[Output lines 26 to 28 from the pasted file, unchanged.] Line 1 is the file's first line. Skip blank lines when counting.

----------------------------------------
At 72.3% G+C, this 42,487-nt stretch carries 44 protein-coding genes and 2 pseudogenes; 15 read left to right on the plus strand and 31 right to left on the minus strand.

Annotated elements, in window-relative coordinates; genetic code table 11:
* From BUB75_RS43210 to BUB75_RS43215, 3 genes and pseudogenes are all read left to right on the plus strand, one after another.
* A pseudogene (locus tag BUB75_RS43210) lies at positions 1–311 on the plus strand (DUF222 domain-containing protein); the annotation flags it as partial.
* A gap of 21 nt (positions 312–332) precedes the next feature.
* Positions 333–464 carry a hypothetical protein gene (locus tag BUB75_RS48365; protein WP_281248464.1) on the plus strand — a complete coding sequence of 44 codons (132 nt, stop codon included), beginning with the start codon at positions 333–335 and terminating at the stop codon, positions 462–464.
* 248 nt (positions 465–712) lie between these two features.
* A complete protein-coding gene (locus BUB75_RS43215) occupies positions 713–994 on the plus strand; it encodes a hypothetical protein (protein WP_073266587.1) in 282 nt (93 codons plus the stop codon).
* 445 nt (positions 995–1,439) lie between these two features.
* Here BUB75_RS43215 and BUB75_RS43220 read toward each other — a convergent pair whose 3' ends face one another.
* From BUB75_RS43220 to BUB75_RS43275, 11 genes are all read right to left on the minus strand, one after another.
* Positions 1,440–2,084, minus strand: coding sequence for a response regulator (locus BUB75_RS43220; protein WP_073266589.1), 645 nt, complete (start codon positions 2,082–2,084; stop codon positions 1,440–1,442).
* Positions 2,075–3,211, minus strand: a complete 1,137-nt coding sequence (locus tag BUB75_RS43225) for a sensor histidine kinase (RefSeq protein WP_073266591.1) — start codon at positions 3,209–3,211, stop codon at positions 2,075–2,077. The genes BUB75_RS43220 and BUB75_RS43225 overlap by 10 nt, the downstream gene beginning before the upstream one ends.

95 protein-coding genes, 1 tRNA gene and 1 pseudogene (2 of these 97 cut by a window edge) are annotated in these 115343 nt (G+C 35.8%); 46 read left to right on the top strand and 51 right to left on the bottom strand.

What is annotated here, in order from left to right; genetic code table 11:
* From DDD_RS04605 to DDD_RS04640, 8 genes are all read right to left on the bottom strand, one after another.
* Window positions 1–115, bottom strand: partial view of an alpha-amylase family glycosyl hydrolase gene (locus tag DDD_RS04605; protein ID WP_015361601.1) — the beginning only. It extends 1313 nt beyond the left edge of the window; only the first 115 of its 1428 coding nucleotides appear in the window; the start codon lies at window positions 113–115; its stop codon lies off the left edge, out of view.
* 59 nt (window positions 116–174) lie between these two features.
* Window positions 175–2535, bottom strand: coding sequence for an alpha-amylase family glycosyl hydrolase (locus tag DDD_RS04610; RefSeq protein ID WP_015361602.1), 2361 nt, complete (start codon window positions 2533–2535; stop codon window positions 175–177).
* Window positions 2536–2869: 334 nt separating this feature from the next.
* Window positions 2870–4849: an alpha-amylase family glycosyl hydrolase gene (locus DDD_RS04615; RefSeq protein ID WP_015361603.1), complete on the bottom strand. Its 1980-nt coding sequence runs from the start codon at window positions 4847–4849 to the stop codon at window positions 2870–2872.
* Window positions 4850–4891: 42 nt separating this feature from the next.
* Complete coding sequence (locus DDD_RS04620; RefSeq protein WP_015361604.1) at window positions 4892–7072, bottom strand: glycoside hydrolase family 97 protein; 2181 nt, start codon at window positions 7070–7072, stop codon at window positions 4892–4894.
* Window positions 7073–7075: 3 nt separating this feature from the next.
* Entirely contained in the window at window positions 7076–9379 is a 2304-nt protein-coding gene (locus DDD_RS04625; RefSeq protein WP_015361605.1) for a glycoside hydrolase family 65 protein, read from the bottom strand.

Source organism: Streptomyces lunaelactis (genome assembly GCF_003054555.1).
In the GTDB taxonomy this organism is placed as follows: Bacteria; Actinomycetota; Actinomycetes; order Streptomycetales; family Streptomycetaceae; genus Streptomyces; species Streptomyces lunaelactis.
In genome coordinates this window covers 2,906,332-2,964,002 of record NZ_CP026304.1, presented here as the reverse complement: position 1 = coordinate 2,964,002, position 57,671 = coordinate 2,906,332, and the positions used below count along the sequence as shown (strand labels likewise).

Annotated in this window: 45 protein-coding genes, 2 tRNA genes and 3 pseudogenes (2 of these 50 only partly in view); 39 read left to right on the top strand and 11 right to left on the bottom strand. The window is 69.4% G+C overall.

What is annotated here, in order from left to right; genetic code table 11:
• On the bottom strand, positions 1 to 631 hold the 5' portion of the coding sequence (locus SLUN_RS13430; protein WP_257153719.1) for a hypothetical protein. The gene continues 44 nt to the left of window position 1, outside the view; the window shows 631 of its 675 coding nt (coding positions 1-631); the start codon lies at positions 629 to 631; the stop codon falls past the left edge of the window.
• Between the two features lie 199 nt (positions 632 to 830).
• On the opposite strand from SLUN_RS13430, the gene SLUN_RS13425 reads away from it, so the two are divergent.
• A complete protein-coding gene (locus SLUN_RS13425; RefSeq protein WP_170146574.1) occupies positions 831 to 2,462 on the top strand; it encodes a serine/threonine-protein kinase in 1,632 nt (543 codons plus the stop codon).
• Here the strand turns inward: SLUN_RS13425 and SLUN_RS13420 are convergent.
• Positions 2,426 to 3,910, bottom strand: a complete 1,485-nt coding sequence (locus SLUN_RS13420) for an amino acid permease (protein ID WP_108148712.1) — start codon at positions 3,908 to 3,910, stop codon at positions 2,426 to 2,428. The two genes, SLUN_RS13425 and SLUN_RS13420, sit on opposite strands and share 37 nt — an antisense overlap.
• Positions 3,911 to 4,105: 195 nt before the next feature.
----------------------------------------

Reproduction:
Source organism: Streptomyces lunaelactis (genome assembly GCF_003054555.1).
In the GTDB taxonomy this organism is placed as follows: Bacteria; Actinomycetota; Actinomycetes; order Streptomycetales; family Streptomycetaceae; genus Streptomyces; species Streptomyces lunaelactis.
In genome coordinates this window covers 2,906,332-2,964,002 of record NZ_CP026304.1, presented here as the reverse complement: position 1 = coordinate 2,964,002, position 57,671 = coordinate 2,906,332, and the positions used below count along the sequence as shown (strand labels likewise).